Gritty Saina cruises into Chinese Masters semis
Playing in China against a local opponent can trigger a nervous breakdown for someone not used to a hostile crowd. But then Saina Nehwal has proved time and again that pressure spurs her on, reports Abhijeet Kulkarni.sports Updated: Sep 26, 2008 23:14 IST
Playing in China against a local opponent can trigger a nervous breakdown for someone not used to a hostile crowd. But then Saina Nehwal has proved time and again that pressure spurs her on.
On Friday, the 18-year-old not only battled the situation with grit but also overpowered world champion and third seed Zhu Lin 21-16, 21-23, 21-18 in just under an hour to reach the semifinals of the China Masters Super Series in Changzhou.
The seventh seed, who won the Chinese Taipei Grand Prix gold tournament a fortnight ago, will now take on Hong Kong's Zhou Mi in the last four stage. The sixth seed had earlier upset top seed Lu Lan 10-21, 21-13, 21-14 in the other quarterfinal.
"I was aware that she was fresh. But after initial exchanges, I began catching her deep on her backhand and that gave me the advantage in the first game," Saina told HT over the phone.
"The bigger challenge was to get distracted with the 4,000 odd crowd supporting her and barring one occasion I guess I handled it well," said the Hyderabadi, who is without a travelling coach for this tournament.
Former national champion Manjusha Kanwar had been travelling with her till the Japan Open. National coach Pullela Gopichand was supposed join his trainee in China but problems relating to his academy forced a change of plan. "I am missing him here as arranging everything from training sessions to planning for the match gets difficult sometimes," she added.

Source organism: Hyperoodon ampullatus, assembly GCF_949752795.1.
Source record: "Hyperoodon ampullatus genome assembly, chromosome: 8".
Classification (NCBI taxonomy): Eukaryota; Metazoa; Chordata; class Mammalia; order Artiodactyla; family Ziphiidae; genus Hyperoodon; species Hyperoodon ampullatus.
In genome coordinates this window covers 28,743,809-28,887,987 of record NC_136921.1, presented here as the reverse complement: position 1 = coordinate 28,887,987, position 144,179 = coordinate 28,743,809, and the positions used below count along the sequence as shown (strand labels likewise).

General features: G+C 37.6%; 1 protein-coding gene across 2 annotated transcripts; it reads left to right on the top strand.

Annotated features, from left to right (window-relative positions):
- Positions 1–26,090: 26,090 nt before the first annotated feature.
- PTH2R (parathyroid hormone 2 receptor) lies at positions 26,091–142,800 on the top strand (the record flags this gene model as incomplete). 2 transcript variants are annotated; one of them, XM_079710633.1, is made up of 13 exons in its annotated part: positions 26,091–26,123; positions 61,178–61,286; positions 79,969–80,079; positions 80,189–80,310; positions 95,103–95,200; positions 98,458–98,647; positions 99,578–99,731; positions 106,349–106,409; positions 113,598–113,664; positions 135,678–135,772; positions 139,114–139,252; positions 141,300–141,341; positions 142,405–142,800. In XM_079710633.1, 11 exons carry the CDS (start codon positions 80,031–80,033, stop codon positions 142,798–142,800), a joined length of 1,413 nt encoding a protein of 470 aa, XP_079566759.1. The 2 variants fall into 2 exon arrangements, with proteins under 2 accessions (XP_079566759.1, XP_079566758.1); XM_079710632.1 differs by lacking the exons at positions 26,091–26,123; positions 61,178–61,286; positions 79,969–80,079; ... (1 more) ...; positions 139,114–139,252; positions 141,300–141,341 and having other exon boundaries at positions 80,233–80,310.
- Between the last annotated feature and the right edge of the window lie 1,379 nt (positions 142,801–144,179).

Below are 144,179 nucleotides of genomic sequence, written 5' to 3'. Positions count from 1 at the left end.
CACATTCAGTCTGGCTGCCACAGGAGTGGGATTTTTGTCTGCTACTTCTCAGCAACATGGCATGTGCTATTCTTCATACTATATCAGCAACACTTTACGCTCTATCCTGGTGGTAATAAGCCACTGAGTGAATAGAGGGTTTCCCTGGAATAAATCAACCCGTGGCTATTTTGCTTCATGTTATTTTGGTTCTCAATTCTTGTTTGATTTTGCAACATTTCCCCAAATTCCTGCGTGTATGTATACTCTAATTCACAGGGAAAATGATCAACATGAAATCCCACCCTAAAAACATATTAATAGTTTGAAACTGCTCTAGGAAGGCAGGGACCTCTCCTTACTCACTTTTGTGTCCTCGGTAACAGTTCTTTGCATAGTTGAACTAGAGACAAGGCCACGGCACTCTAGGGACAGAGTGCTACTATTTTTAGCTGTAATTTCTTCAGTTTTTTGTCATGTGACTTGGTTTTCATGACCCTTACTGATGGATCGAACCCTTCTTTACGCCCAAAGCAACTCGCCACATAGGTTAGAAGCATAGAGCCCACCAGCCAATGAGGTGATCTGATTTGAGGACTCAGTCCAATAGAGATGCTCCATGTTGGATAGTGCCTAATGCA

Despite the setback, Saina could have wrapped up the tie in two games but slight distraction on the first match point meant the game went into the decider. "At 19-19 in the second game, the linesman ruled Zhu Lin's smash out. The way the crowd reacted to that call made me realise what it means to play against a Chinese in China. For a moment I lost my concentration and that cost me that game," she said.
But Saina did not allow it to play on her mind and adopted a simple wait and watch policy to counter the attacking style of Zhu to wrap up the decider and set a semifinal date with Zhou, whom she lost in the first round of the Japan Open last week and the semifinals of the Singapore Super Series in May.Gopichand did not read too much into the two defeats and felt Saina had a 50-50 chance of making it to the final. "I am not bothered by the Japan Open loss since Saina had given her all to win the Chinese Taipei Open and was not at her best in the first round. "She came very close to beating Zhou in Singapore," he added.
He admitted Zhou had some strokes that could trouble Saina but added that at this stage a player had to overcome such disadvantages with proper planning.
Saina too was not bothered about her head-to-head record against the Athens Olympics bronze medallist.
"I am going to play to win and not bother about anything else."